One major theme of the Bible is the number of covenants between God and humanity. How do Christians manage to work them out? Are the covenants prioritized from highest priority to lowest priority, or are they all of equal weight or importance? For Christians who may hold a dual-covenant theology, how does that work out? Do they really submit themselves to the Torah?
Answering from the Reformed perspective:
There are essentially two covenants. The first covenant was with Adam, and is called the covenant of works. Adam was bound to obey the command not to eat of the fruit of the Tree of the Knowledge of Good and Evil. If he obeyed, he would live. If he disobeyed, he would die. Adam disobeyed, and his sin, because of Adam's representative nature (see Romans 5), is passed on to all people by ordinary generation (that is, everyone but Jesus Christ).
The second covenant is the covenant of grace. Most of the Bible is spent in tracing out this second covenant. Most of the OT covenants (except that of works) are in this line. They just keep getting bigger and bigger in scope. So you have:
- Adamic Covenant (second one): Individual
- Noahic Covenant: Individual + family
- Abrahamic Covenant: Individual + family + descendants
- Mosaic Covenant: Nation
- Davidic Covenant: Kingdom
Finally, you get to the New Covenant in the grace line, which is so powerful it's retroactive.
So what to do with all these covenants? Well, first of all, I would point out that if anyone could perfectly keep the terms of the covenant of works, that person would be saved. Big if. The fact is, Adam's sinful nature is passed on to us, which rules this possibility out from the get-go. How many sins does a person have to commit in order to go to hell? Zero, because of the sinful nature.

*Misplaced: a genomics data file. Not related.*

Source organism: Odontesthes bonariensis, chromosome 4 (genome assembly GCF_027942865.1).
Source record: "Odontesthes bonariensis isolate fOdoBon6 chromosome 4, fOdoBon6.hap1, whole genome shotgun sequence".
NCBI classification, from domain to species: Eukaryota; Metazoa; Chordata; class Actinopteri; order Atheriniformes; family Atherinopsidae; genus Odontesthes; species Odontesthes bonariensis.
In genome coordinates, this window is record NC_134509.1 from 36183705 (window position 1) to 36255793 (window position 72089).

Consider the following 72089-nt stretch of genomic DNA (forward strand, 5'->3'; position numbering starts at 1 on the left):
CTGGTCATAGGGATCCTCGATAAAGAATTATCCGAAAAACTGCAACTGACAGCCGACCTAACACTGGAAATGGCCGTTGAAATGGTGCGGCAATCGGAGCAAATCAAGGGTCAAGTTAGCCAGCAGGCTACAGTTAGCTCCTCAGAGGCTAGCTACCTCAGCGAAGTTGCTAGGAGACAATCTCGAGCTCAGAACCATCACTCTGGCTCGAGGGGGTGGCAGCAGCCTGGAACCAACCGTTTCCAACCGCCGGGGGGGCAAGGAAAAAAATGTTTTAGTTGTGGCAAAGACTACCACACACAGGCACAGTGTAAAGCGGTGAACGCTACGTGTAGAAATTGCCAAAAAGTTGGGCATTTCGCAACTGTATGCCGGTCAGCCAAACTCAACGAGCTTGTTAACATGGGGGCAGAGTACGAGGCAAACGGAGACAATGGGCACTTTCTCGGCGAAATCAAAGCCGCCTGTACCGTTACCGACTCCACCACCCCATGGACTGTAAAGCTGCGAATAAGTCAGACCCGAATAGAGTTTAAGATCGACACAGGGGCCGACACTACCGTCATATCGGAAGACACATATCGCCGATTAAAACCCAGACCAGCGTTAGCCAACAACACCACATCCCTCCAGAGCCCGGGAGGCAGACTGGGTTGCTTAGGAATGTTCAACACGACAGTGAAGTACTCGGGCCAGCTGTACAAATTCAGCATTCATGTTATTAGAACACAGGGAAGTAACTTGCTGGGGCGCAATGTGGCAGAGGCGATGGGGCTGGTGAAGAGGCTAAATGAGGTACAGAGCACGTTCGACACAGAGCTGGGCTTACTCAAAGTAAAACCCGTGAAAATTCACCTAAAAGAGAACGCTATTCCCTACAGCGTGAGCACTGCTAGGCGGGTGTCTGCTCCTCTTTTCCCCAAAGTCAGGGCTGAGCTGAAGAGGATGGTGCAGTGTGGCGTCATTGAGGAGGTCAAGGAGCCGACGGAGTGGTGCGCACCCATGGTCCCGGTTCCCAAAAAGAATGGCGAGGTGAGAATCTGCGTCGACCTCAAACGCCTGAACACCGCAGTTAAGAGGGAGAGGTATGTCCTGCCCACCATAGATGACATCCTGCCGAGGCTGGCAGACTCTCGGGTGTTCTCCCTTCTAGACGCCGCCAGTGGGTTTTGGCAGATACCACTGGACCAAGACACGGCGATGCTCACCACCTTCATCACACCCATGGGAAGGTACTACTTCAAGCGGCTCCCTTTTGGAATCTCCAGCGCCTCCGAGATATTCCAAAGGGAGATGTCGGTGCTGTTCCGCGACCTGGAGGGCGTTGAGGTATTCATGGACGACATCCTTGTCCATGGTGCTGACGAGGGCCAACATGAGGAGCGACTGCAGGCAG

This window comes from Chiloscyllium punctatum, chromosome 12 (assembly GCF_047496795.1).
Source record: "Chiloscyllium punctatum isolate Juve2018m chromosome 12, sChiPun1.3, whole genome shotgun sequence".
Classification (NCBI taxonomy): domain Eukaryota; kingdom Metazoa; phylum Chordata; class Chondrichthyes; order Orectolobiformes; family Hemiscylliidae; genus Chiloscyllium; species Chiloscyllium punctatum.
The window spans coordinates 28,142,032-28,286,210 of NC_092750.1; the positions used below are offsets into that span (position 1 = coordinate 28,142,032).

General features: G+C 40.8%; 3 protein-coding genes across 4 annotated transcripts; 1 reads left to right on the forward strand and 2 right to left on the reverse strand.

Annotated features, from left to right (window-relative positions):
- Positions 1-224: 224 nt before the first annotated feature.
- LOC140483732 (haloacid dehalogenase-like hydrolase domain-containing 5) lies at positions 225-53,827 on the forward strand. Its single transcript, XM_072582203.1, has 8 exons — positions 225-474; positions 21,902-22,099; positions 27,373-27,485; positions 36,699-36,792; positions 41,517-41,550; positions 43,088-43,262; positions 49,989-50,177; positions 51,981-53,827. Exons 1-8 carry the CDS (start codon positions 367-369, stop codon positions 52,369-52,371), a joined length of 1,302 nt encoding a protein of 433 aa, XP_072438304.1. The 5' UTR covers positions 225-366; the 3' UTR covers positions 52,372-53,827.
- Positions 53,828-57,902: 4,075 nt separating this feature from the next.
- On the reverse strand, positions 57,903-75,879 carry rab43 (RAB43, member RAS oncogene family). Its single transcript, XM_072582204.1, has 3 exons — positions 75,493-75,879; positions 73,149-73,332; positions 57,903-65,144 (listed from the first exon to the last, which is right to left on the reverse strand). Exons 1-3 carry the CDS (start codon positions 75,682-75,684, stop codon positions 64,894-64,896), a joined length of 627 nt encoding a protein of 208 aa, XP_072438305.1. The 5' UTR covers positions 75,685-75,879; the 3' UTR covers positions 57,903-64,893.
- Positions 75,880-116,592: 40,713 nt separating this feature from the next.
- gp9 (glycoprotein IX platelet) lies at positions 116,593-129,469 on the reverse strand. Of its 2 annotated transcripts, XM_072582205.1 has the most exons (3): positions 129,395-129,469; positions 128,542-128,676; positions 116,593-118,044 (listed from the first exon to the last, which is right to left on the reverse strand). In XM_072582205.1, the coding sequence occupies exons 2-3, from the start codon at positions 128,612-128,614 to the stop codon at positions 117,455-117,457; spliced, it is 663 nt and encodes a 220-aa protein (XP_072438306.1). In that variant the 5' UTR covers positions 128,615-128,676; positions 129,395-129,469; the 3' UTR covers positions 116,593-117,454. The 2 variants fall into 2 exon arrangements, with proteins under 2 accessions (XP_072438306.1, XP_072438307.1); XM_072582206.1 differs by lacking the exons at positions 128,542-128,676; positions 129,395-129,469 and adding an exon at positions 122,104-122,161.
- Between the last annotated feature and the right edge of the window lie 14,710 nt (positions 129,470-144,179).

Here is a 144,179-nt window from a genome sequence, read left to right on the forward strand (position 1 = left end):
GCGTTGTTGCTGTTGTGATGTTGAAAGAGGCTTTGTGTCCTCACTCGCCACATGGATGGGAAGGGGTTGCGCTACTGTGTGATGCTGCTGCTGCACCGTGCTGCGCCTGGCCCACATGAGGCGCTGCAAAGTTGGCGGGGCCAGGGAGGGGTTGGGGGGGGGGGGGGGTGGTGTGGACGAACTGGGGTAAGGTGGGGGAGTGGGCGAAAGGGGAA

So if we can't get to heaven with the covenant of works, that leaves the covenant of grace. Now, the New Covenant that Jesus instituted rather supercedes the previous ones, and indeed is the covenant to which all the other OT covenants in the grace line were pointing. It fulfills them. Therefore, because Christ is the perfect sacrifice, it would actually detract from His sacrifice to continue offering up the OT sacrifices.
The definitive work on the subject, so I'm told (I haven't read it, but I've heard it's good), is The Christ of the Covenants, by O. Palmer Robertson.